Phasing out fossil fuel subsidies would increase the cost of electricity but that economic increase is worthwhile. It’s a cost that consumers should pay, because human health (which would be improved by shifting away from coal) also has value. You can’t just say commodities are valuable, but people aren’t.

If companies don’t pay those costs, the public will. Damage to health affects everyone.

CD: Would abolishing coal or oil subsidies impact the lives of the society’s most vulnerable?

LQ: Ordinary citizens, particularly vulnerable groups, need basic energy services: electricity and fuel. But these only account for a small part of public consumption as a whole, which means that increases in energy prices could be borne by bill payers.

From another angle, upstream extraction of resources such as coal or oil has a huge environmental impact, including pollution of the air, land and water. If companies don’t pay those costs, the public will. Damage to health affects everyone.

Finally, continuing overcapacity and consumption are a waste of public resources. Subsidies come from public funds, and that means everyone is paying for them – and low-income groups may pay more than other elements of society.

So on the one hand, we need to ensure basic public services and the supply of energy; but on the other we need to control upstream firms. Also, it’s not necessarily the case that shifting from polluting technologies to cleaner forms necessitates higher costs.

CD: Fossil fuel companies are pushing forward with cleaner technology, such as super-critical and ultra-critical coal-fired power plants. Is there any environmental upside?

LQ: The make-up of coal is complex, and differs depending on where it was mined. The law currently controls emissions of sulphur dioxide, nitrogen oxides and ash, but state standards can’t control everything – such as phosphorous, arsenic and mercury. That’s all going to end up somewhere, even if you use the newest technologies.

There’s another problem with fossil fuels – their use of water resources. Recently a 4-gigawatt coal-fired power plant in Gansu was approved, but water resources in the Hexi Corridor are very scarce.

Of course when the project was undergoing examination, the building of reservoirs to ensure supply would have been considered, but when overall water resources are scarce there’s a limited supply of water for those reservoirs. If you provide water for the power plant you lose that water from somewhere else.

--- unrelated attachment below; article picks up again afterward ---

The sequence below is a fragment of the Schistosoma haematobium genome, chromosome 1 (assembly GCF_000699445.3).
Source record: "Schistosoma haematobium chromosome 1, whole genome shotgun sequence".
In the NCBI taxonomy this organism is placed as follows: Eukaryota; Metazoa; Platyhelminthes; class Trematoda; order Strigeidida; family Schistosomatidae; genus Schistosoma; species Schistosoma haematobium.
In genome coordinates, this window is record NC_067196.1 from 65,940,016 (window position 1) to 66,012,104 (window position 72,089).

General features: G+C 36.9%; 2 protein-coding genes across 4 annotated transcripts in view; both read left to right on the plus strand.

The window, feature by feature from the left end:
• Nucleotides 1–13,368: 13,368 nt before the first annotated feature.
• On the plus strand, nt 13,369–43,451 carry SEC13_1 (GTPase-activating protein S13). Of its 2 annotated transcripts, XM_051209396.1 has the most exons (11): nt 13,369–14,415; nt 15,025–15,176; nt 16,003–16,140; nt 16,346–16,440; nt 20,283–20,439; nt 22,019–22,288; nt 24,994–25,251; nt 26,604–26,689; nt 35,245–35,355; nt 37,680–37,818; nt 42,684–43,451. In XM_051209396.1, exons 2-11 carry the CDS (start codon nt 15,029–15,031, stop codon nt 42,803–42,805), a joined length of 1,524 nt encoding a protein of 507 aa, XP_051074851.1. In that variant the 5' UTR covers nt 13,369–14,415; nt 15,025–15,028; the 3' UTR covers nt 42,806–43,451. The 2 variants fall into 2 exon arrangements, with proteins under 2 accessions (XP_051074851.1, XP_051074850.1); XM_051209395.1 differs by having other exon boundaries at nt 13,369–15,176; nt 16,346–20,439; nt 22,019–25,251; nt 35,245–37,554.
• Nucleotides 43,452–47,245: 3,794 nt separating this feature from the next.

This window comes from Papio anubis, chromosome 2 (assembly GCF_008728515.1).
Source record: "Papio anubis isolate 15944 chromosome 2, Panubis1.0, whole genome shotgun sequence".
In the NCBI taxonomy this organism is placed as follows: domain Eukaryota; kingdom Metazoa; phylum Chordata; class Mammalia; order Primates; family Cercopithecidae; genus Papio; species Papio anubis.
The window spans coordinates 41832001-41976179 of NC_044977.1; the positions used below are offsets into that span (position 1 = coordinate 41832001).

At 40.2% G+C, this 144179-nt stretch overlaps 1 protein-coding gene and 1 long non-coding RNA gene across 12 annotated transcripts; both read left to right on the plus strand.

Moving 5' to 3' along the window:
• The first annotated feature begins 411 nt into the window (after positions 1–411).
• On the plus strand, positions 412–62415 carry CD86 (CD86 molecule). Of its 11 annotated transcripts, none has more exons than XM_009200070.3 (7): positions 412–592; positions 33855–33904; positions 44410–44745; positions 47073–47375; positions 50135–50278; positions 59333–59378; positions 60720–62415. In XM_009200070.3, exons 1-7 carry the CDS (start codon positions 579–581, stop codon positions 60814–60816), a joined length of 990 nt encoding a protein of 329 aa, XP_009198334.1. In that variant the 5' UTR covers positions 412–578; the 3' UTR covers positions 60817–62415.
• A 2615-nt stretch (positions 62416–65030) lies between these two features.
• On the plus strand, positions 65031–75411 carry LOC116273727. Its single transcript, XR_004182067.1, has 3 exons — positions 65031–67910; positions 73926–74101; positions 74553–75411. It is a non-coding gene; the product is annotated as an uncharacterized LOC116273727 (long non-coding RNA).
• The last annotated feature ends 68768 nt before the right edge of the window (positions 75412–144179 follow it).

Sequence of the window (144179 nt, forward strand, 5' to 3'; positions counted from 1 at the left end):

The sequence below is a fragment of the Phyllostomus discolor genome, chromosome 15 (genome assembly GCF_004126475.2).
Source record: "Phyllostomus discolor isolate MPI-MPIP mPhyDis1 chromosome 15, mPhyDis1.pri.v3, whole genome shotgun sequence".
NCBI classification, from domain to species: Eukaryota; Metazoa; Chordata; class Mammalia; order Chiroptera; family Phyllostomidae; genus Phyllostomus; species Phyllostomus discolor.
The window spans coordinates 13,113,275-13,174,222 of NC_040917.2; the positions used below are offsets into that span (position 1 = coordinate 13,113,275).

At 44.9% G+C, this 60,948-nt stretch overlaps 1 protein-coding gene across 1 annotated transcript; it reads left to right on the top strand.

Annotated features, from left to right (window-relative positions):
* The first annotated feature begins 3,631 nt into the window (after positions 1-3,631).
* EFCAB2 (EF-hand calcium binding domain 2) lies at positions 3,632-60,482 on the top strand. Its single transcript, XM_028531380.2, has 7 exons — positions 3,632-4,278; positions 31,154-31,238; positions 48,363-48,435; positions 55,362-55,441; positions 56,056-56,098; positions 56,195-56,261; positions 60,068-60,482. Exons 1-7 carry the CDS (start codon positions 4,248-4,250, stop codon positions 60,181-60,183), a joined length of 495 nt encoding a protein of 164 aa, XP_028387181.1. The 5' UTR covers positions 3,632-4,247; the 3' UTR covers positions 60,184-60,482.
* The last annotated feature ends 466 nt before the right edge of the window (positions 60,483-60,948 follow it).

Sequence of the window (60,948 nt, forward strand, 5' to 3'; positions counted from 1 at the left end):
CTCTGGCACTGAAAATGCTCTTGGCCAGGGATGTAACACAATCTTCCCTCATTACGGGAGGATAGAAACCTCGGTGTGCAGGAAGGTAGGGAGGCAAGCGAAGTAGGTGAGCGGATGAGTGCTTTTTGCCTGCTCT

CD: The China-hosted meeting of the G20 will be held in Hangzhou in September. What are the key policy choices on the table?

LQ: Whether you’re trying to save energy, cut emissions or respond to climate change, all policies affect industry chains and ultimately impact on the consumer.

When it comes to policy choices, I favour an “environmental tax” on energy and stronger technical standards. The energy sector in China is very profitable, so that’s what we should target, and this is also more acceptable to the public. Manufacturing is one of the foundations of China’s economy, and if downstream companies suffer too much then we’ll see less innovation in manufacturing.

CD: Will energy pricing systems in China become more like those in the US and EU?

LQ: In the US and EU there are competitive retail markets for electricity, and the EU has done particularly well here. Consumers can choose which company they will buy electricity from. Power plants are all hooked up to one grid, which delivers power for a transmission fee based on a fixed standard (for example, distance). Consumers can choose to use green electricity even if it is a bit pricier, for example. And the grid can decide to take a bit more green electricity.

A full market-pricing system is entirely achievable, it is not very difficult. The key issue is making the grid independent. If the grid also owns power plants, it naturally prefers to use power from those plants. You need an independent grid if you are to have competition both upstream and downstream.